Also there is a community of modders for Windows Mobile out there - regardless of it being closed or open source...

The similarity I point out is mainly the excessive control operators have over the contents of devices sold through their channels.







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  Reply # 372517 25-Aug-2010 10:39
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aim: If I had to stick with the stock ROM, I would've bought an iPhone. Google should take a harder rein on what the telcos can do to android before allowing them to use it.

I've said it before, but the consumer should be given the freedom, not the telcos. We all know they screw things up time and time again :P


QFT





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  Reply # 372519 25-Aug-2010 10:42
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aim: It's pretty sh... lame.
I've said it before, but the consumer should be given the freedom, not the telcos. We all know they screw things up time and time again :P


You can vote with your dollars and buy the most 'open' phone you can get.

Right now, arguably, that's the Nexus One.  But any Android phone is unlocked and which can be modded without too much hassle is a worthy choice. 

Phone makers who make their phones closed units *should* find no one wants to buy them.....

But.....90% of phone buyers can barely operate a computer, never mind a smartphone...and the telcos know it. So our role as early-adopters nad opinion leaders is the primary source of any real influence we have.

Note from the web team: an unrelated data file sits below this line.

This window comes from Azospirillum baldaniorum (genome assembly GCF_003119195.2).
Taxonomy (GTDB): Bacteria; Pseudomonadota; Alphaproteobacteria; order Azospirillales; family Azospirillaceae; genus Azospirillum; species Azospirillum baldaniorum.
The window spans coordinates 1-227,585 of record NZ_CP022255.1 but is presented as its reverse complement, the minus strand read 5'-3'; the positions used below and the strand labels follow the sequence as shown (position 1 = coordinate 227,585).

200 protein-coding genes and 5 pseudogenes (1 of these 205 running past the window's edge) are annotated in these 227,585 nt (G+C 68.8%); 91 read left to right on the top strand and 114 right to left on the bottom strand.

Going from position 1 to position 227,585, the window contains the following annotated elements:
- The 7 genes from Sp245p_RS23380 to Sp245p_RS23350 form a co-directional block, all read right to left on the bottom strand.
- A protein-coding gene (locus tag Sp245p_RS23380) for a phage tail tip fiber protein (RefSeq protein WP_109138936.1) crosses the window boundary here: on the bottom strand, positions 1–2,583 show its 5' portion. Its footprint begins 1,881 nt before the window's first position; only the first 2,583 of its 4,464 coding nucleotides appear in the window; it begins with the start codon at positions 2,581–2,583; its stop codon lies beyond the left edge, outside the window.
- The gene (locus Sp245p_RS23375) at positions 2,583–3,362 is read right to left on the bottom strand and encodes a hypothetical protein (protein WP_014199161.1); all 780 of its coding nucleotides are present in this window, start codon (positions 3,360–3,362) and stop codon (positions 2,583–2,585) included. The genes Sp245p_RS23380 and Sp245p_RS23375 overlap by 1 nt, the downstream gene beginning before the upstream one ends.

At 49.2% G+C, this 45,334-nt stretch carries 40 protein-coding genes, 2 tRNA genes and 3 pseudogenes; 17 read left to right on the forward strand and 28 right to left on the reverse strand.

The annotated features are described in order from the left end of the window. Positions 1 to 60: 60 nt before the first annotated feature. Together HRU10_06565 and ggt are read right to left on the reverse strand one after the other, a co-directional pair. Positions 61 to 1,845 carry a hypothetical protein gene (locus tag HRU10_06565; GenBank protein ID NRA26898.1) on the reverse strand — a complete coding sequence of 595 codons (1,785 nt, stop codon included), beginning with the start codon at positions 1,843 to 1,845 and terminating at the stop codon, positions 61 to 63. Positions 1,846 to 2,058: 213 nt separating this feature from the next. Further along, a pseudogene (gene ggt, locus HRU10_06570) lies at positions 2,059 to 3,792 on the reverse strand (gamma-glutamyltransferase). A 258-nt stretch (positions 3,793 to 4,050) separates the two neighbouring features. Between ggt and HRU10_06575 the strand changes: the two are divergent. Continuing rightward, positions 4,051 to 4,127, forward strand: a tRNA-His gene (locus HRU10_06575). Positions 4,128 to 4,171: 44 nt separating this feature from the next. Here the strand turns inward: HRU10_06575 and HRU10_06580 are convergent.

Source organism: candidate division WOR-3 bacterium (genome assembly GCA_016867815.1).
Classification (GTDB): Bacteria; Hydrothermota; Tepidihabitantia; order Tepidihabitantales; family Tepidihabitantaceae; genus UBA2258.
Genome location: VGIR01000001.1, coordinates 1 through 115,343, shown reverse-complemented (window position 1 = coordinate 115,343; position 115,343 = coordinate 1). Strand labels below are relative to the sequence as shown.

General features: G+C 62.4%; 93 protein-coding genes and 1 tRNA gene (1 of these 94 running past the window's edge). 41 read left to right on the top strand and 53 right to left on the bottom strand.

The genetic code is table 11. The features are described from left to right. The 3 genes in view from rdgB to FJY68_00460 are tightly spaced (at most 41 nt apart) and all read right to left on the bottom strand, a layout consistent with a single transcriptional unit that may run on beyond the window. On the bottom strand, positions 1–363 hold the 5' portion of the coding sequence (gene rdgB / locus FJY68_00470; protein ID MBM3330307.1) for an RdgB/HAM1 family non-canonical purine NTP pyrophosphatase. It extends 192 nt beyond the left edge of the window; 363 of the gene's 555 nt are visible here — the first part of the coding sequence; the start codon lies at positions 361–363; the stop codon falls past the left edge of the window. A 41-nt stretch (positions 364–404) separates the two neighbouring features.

Advise people not to buy closed phones (while bearing in mind some people will buy "the pink one" no matter what it does or who sells it). 

 




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  Reply # 372521 25-Aug-2010 10:46
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freitasm:
Linuxluver:
freitasm: This is what happened before with Windows Mobile...


The key difference is that WinMo is proprietary and Android isn't. 


Yes, and no. Android is open source, but if those OEM changes are not fed back into the project, it doesn't really help and could as well be closed source.

Also there is a community of modders for Windows Mobile out there - regardless of it being closed or open source...

The similarity I point out is mainly the excessive control operators have over the contents of devices sold through their channels.



Agreed....with one more reservation: the modders are feeding lots of code back into the core of Android. That wasn't possible with WinMo (AFAIK). At least there is a path around any phone-maker blockages that may arise. 

But, like you, I see the risk of telcos attempting to capture some chunk of Android's user base with proprietary add-ons ....and I don't like it much. My dollars won't flow that way. It's one of the reasons I bought two Nexus Ones (for myself and my daughter). 






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  Reply # 372542 25-Aug-2010 11:16
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I'm guessing HTC's Sense UI is a prime example of what you guys are talking about?

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  Reply # 372559 25-Aug-2010 11:39
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This is making the OHA out to be something it never was. Read the FAQ, it is an alliance primarily to build and release phones and services on the Android open platform. It is not the Android open-source project, and it was not set up for manufacturers to share code built on top of the platform.